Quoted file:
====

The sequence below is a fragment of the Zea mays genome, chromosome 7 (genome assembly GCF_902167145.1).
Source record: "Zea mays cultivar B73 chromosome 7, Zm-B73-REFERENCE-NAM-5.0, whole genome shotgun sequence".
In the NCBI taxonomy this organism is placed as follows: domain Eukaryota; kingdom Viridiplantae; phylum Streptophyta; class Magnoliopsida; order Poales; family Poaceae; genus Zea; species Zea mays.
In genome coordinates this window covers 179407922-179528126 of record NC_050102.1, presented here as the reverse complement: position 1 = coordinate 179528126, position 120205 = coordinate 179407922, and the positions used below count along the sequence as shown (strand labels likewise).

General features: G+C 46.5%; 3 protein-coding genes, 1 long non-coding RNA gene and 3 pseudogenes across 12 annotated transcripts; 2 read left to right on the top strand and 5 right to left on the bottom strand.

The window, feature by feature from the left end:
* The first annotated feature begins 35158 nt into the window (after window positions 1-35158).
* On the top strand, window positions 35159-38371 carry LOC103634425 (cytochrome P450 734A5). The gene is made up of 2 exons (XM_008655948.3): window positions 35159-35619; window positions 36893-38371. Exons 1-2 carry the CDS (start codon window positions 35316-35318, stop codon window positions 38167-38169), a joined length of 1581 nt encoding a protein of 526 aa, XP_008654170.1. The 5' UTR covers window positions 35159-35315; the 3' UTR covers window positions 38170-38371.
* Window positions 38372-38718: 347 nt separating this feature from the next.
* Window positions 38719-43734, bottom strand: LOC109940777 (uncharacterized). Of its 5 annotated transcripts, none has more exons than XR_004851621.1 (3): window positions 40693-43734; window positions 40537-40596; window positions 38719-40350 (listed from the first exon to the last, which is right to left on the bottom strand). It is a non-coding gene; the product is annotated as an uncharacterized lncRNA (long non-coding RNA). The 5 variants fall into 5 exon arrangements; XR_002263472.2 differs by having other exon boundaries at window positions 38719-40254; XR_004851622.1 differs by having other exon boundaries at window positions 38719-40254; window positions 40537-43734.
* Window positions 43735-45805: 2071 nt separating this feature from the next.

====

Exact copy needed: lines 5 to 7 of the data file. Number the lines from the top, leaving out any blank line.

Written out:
General features: G+C 46.5%; 3 protein-coding genes, 1 long non-coding RNA gene and 3 pseudogenes across 12 annotated transcripts; 2 read left to right on the top strand and 5 right to left on the bottom strand.

The window, feature by feature from the left end:
* The first annotated feature begins 35158 nt into the window (after window positions 1-35158).